The Greek Parliament speaker ruled March 30 that the main opposition party’s motion of no-confidence in Finance Minister Yannis Stournaras is inadmissible, ensuring that debate on a bill introducing market reforms agreed with the country’s lenders can continue.
Under parliamentary rules, debate on the motion would have taken precedence over any other item on the agenda. Debate on the bill will now go on until midnight and a vote will follow, according to the Associated Press.
The opposition Radical Left Coalition, known by its Greek acronym SYRIZA, opposes the reforms contained in the bill, which notably opens up several retail sectors to more competition.
The party also accuses the government of trying to ram through, using an emergency debate procedure, a bill running into hundreds of pages without proper debate and adding clauses that would favor banks and certain businessmen.
Speaker Evangelos Meimarakis based his ruling on Greece’s constitution, which says six months must elapse between two motions of no-confidence in the government.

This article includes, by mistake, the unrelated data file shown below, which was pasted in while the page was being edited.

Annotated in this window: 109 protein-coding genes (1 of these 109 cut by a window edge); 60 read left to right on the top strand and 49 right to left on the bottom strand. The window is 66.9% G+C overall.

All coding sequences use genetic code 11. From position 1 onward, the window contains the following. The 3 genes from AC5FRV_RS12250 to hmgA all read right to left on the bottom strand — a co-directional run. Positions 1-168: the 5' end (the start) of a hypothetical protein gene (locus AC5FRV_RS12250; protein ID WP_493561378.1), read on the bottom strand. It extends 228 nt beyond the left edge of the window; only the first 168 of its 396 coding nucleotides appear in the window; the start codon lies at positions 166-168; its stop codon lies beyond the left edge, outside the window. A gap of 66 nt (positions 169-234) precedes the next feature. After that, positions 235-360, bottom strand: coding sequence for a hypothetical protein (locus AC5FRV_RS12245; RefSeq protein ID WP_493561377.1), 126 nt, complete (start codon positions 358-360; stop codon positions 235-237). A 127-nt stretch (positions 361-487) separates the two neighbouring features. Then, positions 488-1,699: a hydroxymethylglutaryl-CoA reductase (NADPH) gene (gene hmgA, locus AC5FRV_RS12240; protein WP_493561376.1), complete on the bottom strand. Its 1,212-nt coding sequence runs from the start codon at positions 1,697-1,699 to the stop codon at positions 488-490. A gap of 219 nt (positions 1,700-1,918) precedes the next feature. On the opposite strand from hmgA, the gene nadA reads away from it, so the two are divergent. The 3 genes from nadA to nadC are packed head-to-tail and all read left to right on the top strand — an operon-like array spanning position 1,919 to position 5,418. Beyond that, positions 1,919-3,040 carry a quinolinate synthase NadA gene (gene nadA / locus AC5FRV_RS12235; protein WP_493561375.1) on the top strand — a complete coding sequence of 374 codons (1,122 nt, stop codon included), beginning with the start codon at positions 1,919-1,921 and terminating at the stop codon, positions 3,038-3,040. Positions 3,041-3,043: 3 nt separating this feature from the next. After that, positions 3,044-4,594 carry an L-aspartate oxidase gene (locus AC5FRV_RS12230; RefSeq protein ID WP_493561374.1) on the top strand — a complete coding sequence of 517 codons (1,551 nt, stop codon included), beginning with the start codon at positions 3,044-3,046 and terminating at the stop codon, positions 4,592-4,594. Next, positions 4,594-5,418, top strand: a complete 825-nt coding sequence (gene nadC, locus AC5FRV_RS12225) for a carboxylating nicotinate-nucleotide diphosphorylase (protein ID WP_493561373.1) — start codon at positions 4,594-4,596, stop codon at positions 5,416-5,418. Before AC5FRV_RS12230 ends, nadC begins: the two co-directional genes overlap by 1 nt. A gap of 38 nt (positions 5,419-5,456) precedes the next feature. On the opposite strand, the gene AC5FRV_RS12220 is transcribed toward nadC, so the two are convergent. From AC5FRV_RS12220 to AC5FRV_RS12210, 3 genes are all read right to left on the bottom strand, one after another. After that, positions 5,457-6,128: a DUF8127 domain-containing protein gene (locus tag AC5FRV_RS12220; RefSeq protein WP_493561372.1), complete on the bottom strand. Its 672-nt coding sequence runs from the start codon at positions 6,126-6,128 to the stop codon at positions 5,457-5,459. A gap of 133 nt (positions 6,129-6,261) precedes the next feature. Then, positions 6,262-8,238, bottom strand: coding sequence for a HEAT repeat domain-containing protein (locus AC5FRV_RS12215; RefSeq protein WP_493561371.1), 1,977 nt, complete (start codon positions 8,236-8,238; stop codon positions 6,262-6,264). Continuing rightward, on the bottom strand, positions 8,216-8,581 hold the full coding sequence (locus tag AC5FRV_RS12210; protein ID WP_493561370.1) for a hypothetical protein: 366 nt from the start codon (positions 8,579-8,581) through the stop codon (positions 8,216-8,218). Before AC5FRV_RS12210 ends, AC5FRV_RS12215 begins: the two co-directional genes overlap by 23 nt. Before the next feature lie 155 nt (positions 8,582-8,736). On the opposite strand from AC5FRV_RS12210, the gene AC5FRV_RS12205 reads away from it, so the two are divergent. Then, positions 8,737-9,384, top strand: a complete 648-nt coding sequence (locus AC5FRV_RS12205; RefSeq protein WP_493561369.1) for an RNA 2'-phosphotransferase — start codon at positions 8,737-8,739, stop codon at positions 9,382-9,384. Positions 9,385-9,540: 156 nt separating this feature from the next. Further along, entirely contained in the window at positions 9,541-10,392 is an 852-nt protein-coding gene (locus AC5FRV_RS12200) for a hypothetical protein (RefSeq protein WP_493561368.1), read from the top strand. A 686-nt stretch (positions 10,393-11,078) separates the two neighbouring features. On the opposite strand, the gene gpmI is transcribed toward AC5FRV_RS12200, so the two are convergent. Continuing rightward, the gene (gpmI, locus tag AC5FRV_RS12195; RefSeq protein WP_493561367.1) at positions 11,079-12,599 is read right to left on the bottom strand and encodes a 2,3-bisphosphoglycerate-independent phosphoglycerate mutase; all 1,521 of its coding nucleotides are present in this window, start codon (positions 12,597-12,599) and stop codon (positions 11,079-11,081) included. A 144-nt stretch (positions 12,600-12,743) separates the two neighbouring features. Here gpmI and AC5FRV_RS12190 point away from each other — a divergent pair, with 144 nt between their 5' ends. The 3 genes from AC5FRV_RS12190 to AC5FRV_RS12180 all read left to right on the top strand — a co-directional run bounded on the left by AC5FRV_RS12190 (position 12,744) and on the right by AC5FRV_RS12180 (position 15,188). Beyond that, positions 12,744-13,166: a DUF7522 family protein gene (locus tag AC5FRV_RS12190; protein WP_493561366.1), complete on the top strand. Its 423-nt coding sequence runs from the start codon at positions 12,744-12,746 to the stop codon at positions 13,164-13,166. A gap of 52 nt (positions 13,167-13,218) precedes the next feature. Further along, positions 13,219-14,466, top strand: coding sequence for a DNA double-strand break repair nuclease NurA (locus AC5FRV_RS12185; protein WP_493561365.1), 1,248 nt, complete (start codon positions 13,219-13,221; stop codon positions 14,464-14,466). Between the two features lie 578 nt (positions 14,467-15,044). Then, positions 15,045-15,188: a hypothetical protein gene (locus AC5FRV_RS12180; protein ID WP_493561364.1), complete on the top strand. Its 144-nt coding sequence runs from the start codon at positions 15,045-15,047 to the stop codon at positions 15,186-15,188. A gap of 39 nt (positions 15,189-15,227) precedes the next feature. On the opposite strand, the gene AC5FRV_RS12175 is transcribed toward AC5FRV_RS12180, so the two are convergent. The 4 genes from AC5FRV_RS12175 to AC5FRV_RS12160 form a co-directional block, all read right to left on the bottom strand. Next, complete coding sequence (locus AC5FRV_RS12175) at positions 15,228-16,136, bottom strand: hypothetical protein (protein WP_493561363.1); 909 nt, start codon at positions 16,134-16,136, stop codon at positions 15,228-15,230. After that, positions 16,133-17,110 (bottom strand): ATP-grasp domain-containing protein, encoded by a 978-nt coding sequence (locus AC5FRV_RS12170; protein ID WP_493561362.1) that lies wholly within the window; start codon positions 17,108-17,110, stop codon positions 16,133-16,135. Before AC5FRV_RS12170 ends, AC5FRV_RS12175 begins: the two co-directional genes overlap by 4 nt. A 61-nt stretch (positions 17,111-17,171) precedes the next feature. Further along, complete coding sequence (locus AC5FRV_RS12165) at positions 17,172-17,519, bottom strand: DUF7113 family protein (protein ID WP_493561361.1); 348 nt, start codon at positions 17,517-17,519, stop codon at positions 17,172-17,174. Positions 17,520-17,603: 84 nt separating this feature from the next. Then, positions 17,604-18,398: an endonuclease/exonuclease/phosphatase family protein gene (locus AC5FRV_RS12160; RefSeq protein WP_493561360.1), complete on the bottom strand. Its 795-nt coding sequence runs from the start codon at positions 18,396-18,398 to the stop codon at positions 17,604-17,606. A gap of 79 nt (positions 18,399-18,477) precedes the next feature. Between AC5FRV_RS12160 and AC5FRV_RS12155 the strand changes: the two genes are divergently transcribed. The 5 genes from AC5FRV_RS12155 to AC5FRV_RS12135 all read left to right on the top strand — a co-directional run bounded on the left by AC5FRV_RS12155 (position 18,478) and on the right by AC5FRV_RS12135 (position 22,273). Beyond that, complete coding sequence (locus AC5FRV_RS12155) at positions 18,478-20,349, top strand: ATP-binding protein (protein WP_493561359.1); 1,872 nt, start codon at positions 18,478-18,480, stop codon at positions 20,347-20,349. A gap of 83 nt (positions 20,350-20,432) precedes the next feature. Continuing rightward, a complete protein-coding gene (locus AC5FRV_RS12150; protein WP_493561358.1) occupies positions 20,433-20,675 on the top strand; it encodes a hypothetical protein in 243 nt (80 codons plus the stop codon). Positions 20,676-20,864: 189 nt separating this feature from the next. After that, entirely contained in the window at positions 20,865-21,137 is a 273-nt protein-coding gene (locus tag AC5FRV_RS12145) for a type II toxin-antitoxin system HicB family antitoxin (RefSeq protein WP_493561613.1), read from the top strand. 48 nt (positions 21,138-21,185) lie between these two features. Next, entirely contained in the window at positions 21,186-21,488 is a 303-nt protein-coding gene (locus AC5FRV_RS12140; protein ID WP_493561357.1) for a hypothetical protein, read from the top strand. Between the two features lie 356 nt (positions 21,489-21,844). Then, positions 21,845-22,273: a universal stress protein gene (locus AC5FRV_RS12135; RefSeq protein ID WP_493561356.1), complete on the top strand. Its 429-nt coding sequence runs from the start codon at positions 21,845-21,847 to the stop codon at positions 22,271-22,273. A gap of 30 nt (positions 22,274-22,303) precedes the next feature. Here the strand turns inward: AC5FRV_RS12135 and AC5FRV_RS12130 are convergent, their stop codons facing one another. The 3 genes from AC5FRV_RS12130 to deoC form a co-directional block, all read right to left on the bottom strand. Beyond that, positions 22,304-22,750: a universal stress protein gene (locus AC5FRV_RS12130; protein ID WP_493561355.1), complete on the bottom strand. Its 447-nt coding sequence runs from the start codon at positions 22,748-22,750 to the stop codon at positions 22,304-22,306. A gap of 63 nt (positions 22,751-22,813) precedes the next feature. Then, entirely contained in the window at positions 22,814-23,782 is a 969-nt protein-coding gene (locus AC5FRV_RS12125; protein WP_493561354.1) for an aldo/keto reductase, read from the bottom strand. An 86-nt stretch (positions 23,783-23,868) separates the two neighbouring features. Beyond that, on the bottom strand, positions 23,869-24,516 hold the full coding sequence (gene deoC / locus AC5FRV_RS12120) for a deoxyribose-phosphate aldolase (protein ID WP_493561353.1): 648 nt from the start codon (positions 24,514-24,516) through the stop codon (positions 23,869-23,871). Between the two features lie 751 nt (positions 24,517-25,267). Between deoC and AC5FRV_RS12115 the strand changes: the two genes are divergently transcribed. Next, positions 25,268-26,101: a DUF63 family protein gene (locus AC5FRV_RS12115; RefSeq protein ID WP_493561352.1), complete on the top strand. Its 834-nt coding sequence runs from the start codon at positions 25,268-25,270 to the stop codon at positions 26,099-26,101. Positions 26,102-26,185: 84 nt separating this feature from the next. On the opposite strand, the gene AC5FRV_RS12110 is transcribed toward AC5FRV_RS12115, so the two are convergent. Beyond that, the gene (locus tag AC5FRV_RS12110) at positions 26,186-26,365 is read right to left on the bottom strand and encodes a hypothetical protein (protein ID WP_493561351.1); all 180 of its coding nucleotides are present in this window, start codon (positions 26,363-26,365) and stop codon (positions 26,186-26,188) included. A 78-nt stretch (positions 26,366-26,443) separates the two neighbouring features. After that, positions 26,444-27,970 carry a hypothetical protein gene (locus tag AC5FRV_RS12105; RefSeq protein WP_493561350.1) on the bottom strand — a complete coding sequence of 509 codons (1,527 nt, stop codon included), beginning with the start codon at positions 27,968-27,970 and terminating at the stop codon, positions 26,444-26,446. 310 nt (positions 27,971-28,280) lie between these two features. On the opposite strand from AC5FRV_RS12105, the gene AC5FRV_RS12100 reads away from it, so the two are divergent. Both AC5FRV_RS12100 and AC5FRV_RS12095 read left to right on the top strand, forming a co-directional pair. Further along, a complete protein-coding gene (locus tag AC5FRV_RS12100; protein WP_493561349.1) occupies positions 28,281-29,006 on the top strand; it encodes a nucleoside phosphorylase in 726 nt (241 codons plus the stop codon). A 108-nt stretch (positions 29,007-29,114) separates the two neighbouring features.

He said SYRIZA’s motion against a minister implementing the government’s policy amounts to one against the government since it does not touch on the minister’s personal conduct.
Following the speaker’s ruling, SYRIZA’s lawmakers left the debate and its leader, Alexis Tsipras, tabled a motion of no-confidence in the speaker. Debate on that motion does not take precedence over the current debate on the bill and will take place either March 31 or April 4.
SYRIZA’s motion against the finance minister was backed by most opposition parties except for Democratic Left, which spent a year in government with the conservative New Democracy and the socialist PASOK parties before leaving last summer over policy differences.
The government wants to have the bill approved before an informal meeting of EU finance ministers and central bankers in Athens April 1-2. Greece holds the EU’s rotating six-month presidency.